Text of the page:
Born on Oahu and raised in Mililani, I am a graduate of the Kamehameha Schools, the University of Hawaii at Manoa, and the John A. Burns School of Medicine (JABSOM).My tutu (grandfather) inspired me to honor the Hawaiian culture and to pass my heritage on to the next generation. He stressed the importance of ohana (family) and encouraged me to learn the Hawaiian language. In his last years he was the caretaker of the Queen Liliuokalani Children’s Center in Nanakuli. Now, a decade after he passed, I am blessed to be a practicing physician in Nanakuli at the Nanaikeola Clinic. My family and I make the Hawaiian language and culture a part of our daily lives.Staying in Hawaii for my medical education was one of the best decisions I’ve made. The communities, patients, and families I work with have helped to make me the kauka (medical doctor) I am today.
Through the Department of Native Hawaiian Health as well as community organizations such as Protect Kahoolawe Ohana, I learned about health disparities that Native Hawaiians and other Pacific peoples experience. There is a large population of the medically underserved in our own backyards. Although these people exhibit some of the highest rates of hypertension, diabetes, heart diease, and obesity, there are few physicians native to these groups. As an internal medicine doctor of Hawaiian ancestry I am able to help meet this need.I am board certified by the American Board of Internal Medicine and am currently an assistant clinical professor in medicine at JABSOM. My professional activities include membership in the Ahahui o na Kauka, the American College of Physicians, and the American Medical Association.Following my training in the University of Hawaii Internal Medicine Residency Program I served as chief medical resident. This experience provided tools that assist me in being a lifelong learner and in continuing to pursue my interest in medical education.Joining the Hawaii Permanente Medical Group has allowed me to practice alongside great colleagues and staff. Working at Nanaikeola, I am privileged to practice medicine on the beautiful Waianae Coast amidst the largest population of Native Hawaiians in the world.Taking care of someone’s health is more than treating physical ailments or making numbers look good. Health encompasses spiritual well-being, ohana, and culture. One thing I enjoy most about medicine is the relationships I build with my patients and their families, and I look forward to the moolelo (stories) they tell me every day.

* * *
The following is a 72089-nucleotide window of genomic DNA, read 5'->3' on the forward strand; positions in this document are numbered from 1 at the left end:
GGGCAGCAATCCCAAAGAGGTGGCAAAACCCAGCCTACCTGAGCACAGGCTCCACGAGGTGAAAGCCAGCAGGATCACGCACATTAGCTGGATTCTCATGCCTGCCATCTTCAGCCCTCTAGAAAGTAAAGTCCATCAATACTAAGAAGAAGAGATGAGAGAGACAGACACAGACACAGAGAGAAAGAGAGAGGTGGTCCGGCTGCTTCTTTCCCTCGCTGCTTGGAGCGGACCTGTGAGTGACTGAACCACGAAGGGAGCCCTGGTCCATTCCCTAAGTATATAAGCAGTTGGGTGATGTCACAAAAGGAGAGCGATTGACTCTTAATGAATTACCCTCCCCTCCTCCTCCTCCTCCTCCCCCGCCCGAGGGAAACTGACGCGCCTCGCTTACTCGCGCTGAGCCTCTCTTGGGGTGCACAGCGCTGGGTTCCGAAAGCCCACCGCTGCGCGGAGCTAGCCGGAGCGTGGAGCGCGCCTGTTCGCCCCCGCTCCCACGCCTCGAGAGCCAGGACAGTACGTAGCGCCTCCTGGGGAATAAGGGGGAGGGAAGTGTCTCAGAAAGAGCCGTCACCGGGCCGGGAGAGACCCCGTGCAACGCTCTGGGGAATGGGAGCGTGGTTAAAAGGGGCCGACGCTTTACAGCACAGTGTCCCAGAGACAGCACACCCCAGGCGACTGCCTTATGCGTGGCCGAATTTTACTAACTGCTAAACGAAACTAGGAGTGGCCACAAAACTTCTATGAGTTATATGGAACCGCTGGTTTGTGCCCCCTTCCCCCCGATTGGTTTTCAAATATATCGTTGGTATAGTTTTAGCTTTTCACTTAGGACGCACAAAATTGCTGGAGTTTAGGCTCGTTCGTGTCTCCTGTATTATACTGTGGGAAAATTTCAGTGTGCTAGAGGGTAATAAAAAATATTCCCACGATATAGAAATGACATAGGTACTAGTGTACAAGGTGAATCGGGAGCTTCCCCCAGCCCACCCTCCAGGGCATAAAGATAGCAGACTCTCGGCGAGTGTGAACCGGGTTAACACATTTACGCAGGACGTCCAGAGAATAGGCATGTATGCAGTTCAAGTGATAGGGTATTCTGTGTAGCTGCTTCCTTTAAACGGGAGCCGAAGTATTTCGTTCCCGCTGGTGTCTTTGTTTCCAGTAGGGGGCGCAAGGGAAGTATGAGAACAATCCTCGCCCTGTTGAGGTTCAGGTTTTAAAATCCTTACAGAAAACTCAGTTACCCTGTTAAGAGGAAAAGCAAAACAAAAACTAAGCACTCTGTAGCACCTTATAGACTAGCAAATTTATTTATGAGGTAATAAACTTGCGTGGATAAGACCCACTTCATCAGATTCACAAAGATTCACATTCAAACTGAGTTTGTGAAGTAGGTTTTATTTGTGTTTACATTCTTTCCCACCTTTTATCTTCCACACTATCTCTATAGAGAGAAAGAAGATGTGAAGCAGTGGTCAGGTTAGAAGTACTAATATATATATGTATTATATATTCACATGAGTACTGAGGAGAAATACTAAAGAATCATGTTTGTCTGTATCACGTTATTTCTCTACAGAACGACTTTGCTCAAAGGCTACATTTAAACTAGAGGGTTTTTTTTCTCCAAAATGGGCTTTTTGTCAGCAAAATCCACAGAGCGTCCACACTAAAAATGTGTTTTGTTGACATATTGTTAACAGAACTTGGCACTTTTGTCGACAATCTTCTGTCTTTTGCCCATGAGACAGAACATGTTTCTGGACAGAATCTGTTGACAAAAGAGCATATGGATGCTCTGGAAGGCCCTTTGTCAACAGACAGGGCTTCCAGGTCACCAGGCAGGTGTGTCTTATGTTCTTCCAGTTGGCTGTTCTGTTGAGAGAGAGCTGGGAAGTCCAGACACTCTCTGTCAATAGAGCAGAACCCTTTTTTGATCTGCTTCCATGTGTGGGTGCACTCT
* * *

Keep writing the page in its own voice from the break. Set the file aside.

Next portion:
To stay physically and mentally healthy, I spend time with my extended family and friends and try to stay in touch with the aina (the land) and kai (the ocean). My faith is a big part of my spiritual health. I also try to ai pono (eat healthier) and to exercise. To re-charge my battery, I like to go holoholo (out and about for fun), hunting, and fishing.